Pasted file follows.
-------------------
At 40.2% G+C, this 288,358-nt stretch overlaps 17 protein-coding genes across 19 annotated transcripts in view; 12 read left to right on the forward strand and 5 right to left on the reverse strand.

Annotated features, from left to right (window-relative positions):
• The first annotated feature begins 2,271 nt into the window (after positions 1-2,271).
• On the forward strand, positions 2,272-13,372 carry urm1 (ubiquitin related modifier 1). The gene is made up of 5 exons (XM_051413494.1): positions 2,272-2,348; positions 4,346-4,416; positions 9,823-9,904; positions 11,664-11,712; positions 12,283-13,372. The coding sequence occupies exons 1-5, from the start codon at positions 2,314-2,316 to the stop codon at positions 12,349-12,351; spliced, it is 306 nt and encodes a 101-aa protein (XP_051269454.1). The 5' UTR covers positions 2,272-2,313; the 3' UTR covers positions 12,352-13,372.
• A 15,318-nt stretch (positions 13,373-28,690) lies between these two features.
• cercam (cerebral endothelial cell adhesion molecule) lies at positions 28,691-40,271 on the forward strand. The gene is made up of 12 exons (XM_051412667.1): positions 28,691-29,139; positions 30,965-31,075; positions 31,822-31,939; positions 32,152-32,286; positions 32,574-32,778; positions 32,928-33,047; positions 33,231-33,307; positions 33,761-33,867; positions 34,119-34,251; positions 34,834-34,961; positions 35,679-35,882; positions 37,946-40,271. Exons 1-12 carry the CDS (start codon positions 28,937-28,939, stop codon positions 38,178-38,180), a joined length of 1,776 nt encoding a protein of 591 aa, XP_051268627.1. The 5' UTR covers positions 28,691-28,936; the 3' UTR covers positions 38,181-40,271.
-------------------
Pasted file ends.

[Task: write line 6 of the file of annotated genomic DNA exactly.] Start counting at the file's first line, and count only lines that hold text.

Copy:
• cercam (cerebral endothelial cell adhesion molecule) lies at positions 28,691-40,271 on the forward strand. The gene is made up of 12 exons (XM_051412667.1): positions 28,691-29,139; positions 30,965-31,075; positions 31,822-31,939; positions 32,152-32,286; positions 32,574-32,778; positions 32,928-33,047; positions 33,231-33,307; positions 33,761-33,867; positions 34,119-34,251; positions 34,834-34,961; positions 35,679-35,882; positions 37,946-40,271. Exons 1-12 carry the CDS (start codon positions 28,937-28,939, stop codon positions 38,178-38,180), a joined length of 1,776 nt encoding a protein of 591 aa, XP_051268627.1. The 5' UTR covers positions 28,691-28,936; the 3' UTR covers positions 38,181-40,271.